South Korea to Cut Greenhouse Emissions 30% by 2020
South Korea, the Asia's fourth largest polluter, said it plans a 30 percent cut in greenhouse gas emissions by 2020 even as a binding global accord on climate change appears unlikely at next month's summit in Copenhagen.
"South Korea's voluntary target will stimulate efforts by the global community despite the pessimistic outlook for the Copenhagen meeting," President Lee Myung Bak said in a statement today. The goal is set at the highest level recommended for emerging economies by the Intergovernmental Panel on Climate Change under the United Nations, according to the statement.
South Korea will limit the burden on manufacturers and reduce emissions by "non industries" such as transportation and building to keep curb carbon dioxide output below the level it may rise to by 2020 in the absence of preventive measures. The government will form a task force comprising bureaucrats, industry officials and experts to study possible curbs on industries and households, according to the statement.
The decision comes after a meeting of Asia-Pacific leaders over the weekend conceded that a binding global accord is out of reach and aimed to strike a political deal pushing for a comprehensive agreement. South Korea had outlined in August three proposals: cutting emissions by as much as 4 percent by the end the next decade from 2005 levels; capping them at the 2005 output; or allowing an 8 percent increase by 2020.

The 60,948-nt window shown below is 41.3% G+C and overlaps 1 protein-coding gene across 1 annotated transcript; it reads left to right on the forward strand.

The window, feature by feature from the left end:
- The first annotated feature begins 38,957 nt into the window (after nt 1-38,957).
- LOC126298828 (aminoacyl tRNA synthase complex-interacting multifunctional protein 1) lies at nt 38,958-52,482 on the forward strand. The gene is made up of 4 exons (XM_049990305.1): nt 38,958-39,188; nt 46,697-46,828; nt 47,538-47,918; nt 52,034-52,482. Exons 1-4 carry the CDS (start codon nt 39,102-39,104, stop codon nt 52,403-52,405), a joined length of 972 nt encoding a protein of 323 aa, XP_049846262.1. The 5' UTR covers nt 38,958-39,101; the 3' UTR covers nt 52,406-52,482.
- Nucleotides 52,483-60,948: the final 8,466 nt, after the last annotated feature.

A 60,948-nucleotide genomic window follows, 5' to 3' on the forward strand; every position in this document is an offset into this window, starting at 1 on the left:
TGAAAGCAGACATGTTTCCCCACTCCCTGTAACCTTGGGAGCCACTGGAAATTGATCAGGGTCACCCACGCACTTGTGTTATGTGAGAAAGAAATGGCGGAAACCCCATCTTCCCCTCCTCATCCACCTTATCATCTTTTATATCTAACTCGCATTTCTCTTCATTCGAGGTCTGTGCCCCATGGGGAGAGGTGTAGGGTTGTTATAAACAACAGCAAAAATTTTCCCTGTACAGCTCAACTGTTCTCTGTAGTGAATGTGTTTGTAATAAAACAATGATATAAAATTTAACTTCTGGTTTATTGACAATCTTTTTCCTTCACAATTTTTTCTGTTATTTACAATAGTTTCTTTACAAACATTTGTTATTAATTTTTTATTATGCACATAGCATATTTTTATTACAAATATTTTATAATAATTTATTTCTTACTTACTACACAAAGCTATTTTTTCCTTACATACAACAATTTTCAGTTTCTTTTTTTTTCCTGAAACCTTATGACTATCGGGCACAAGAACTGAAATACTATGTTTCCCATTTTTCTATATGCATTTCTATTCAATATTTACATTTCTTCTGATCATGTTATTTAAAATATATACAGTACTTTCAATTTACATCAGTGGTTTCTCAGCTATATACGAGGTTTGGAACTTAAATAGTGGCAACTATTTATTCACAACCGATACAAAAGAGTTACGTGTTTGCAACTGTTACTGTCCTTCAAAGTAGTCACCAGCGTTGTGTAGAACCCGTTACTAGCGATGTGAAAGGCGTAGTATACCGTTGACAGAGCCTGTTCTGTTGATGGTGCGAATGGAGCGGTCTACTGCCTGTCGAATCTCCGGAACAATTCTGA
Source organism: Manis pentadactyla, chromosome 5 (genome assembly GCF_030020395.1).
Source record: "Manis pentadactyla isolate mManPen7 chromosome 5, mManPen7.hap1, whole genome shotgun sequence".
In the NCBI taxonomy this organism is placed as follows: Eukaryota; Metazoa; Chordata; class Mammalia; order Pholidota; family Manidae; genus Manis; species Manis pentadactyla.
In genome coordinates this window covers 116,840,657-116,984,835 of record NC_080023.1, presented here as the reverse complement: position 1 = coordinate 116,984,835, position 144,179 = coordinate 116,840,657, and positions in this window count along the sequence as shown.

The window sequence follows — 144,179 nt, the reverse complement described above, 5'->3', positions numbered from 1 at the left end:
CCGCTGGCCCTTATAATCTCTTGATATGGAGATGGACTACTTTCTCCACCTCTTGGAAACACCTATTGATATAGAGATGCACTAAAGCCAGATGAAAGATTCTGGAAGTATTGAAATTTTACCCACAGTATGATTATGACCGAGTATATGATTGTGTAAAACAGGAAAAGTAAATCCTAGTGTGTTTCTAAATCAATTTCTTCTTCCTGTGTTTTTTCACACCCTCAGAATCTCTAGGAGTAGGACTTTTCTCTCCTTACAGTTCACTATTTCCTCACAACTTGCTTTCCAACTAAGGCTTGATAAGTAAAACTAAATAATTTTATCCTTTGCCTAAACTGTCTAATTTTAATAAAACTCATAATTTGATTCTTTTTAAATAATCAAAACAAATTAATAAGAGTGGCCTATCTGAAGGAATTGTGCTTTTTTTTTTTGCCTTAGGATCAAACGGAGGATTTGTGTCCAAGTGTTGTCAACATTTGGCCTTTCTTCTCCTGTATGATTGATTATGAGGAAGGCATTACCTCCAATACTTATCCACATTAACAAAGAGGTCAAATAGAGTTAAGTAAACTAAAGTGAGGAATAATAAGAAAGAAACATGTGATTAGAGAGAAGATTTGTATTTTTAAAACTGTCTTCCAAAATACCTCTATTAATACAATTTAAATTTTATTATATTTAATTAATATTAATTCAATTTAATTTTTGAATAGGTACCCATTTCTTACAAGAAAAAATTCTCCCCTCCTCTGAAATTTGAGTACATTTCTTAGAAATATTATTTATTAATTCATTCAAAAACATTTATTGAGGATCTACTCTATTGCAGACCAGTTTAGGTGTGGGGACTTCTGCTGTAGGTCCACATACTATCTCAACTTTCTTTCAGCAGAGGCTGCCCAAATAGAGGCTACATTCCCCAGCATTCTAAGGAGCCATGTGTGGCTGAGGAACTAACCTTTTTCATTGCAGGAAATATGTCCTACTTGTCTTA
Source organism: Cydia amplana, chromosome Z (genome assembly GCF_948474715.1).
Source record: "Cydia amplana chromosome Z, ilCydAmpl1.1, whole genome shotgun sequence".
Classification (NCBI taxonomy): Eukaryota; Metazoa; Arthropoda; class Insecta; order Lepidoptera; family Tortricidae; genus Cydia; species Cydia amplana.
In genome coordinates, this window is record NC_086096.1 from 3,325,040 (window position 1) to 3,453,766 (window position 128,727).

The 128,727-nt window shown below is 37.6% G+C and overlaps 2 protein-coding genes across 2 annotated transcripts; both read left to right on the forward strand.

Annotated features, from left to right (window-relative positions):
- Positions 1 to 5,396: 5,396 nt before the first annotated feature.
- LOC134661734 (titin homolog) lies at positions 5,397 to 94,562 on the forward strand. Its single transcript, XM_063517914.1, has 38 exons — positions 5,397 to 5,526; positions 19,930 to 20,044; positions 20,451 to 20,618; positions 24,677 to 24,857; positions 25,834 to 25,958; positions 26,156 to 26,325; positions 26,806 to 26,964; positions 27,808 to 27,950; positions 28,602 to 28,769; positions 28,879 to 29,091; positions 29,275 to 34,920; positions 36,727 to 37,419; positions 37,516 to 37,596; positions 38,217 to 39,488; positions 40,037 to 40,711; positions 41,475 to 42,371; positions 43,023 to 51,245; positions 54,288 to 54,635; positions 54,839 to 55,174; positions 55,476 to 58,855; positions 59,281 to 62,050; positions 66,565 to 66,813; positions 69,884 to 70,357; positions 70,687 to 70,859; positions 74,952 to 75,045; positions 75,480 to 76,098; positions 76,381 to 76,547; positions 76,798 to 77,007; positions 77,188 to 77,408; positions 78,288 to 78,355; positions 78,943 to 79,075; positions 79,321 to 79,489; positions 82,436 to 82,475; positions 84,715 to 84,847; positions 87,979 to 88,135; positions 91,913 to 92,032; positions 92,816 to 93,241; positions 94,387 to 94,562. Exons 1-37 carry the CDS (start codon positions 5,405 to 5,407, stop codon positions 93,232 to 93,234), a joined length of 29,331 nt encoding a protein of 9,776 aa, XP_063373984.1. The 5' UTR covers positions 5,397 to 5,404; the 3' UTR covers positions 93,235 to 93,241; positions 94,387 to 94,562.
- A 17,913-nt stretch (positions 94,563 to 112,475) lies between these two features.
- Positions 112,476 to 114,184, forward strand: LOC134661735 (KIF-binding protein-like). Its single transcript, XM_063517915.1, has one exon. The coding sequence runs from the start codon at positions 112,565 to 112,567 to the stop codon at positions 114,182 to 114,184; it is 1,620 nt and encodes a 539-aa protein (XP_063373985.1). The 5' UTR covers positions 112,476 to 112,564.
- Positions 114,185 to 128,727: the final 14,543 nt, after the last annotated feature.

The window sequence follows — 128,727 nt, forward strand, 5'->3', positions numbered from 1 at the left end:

The target "basically corresponds to 4 percent cut from 2005," Choi Seung Kook, secretary general of Green Korea United, non-profit environmental group, said by telephone. "Still, a forecast based on business as usual levels in 2020 is changeable and the target itself falls short of goals of other countries."
South Korea's annual emissions may rise to 813 million metric tons by 2020 in the absence of measures to curb carbon output, a committee under the presidential office said Aug. 4. That would be an increase of 37 percent from the 594.4 million tons produced in 2005.
The European Union has committed to reduce emissions by 20 percent from 1990 levels by 2020, and would go to 30 percent if others match it. U.S. legislation still awaiting approval by the Senate calls for a 17 percent reduction from 2005 levels by 2020. China has pledged to cut emissions in proportion to economic growth, without giving specific goals.
'Should Have Waited'
"We should have waited before announcing the target" until other nations released their goals and a binding global accord was reached, said Lee Sang Youp, a research fellow at Korea Environment Institute.
The U.S. and almost 200 other nations will meet in Copenhagen next month to find a replacement for the 1997 Kyoto Protocol or to extend it. A global agreement is unlikely in the Danish capital, as negotiators hold back on pledges to slash emissions or pay financial aid to poor nations, officials said after talks in Barcelona on Nov. 6.
"Unless there is a big change in business conditions, the target would be equivalent to a 4 percent reduction from 2005," Woo Ki Jong, secretary general of the South Korean presidential committee on green growth, said by telephone today.
(Bloomberg Nov. 2009)